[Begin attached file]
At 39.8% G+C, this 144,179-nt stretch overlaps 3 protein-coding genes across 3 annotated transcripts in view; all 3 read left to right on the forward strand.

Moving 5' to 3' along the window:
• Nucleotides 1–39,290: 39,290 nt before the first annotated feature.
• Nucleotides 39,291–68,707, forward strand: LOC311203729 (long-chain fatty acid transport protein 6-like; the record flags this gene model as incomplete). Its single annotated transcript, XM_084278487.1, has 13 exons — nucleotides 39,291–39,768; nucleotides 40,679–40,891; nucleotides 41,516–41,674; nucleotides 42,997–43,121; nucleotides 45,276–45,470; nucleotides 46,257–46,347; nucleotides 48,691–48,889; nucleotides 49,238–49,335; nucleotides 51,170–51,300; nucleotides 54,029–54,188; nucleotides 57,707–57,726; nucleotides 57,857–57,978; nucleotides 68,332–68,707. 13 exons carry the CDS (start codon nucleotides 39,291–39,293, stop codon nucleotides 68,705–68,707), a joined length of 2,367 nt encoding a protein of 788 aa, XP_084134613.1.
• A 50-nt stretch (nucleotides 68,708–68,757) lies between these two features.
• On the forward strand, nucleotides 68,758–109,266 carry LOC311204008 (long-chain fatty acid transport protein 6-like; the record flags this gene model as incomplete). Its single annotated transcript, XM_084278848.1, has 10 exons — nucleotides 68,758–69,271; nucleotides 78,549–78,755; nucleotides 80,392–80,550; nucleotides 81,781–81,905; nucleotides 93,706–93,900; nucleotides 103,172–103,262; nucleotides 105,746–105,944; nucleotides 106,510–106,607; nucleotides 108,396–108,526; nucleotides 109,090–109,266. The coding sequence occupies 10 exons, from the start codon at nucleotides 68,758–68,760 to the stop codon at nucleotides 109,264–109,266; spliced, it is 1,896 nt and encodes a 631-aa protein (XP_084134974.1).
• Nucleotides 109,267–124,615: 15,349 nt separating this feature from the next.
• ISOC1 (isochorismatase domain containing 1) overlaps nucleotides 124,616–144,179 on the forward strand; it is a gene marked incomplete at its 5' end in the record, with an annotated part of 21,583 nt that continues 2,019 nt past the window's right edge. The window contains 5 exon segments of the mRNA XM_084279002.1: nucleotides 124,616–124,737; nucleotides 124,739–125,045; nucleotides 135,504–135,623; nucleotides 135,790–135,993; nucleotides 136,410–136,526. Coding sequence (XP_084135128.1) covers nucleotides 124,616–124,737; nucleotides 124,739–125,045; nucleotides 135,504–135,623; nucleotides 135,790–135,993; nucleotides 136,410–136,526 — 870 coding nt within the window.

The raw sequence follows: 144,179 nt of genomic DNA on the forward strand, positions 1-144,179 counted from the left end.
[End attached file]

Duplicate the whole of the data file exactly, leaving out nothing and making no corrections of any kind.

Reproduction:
At 39.8% G+C, this 144,179-nt stretch overlaps 3 protein-coding genes across 3 annotated transcripts in view; all 3 read left to right on the forward strand.

Moving 5' to 3' along the window:
• Nucleotides 1–39,290: 39,290 nt before the first annotated feature.
• Nucleotides 39,291–68,707, forward strand: LOC311203729 (long-chain fatty acid transport protein 6-like; the record flags this gene model as incomplete). Its single annotated transcript, XM_084278487.1, has 13 exons — nucleotides 39,291–39,768; nucleotides 40,679–40,891; nucleotides 41,516–41,674; nucleotides 42,997–43,121; nucleotides 45,276–45,470; nucleotides 46,257–46,347; nucleotides 48,691–48,889; nucleotides 49,238–49,335; nucleotides 51,170–51,300; nucleotides 54,029–54,188; nucleotides 57,707–57,726; nucleotides 57,857–57,978; nucleotides 68,332–68,707. 13 exons carry the CDS (start codon nucleotides 39,291–39,293, stop codon nucleotides 68,705–68,707), a joined length of 2,367 nt encoding a protein of 788 aa, XP_084134613.1.
• A 50-nt stretch (nucleotides 68,708–68,757) lies between these two features.
• On the forward strand, nucleotides 68,758–109,266 carry LOC311204008 (long-chain fatty acid transport protein 6-like; the record flags this gene model as incomplete). Its single annotated transcript, XM_084278848.1, has 10 exons — nucleotides 68,758–69,271; nucleotides 78,549–78,755; nucleotides 80,392–80,550; nucleotides 81,781–81,905; nucleotides 93,706–93,900; nucleotides 103,172–103,262; nucleotides 105,746–105,944; nucleotides 106,510–106,607; nucleotides 108,396–108,526; nucleotides 109,090–109,266. The coding sequence occupies 10 exons, from the start codon at nucleotides 68,758–68,760 to the stop codon at nucleotides 109,264–109,266; spliced, it is 1,896 nt and encodes a 631-aa protein (XP_084134974.1).
• Nucleotides 109,267–124,615: 15,349 nt separating this feature from the next.
• ISOC1 (isochorismatase domain containing 1) overlaps nucleotides 124,616–144,179 on the forward strand; it is a gene marked incomplete at its 5' end in the record, with an annotated part of 21,583 nt that continues 2,019 nt past the window's right edge. The window contains 5 exon segments of the mRNA XM_084279002.1: nucleotides 124,616–124,737; nucleotides 124,739–125,045; nucleotides 135,504–135,623; nucleotides 135,790–135,993; nucleotides 136,410–136,526. Coding sequence (XP_084135128.1) covers nucleotides 124,616–124,737; nucleotides 124,739–125,045; nucleotides 135,504–135,623; nucleotides 135,790–135,993; nucleotides 136,410–136,526 — 870 coding nt within the window.

The raw sequence follows: 144,179 nt of genomic DNA on the forward strand, positions 1-144,179 counted from the left end.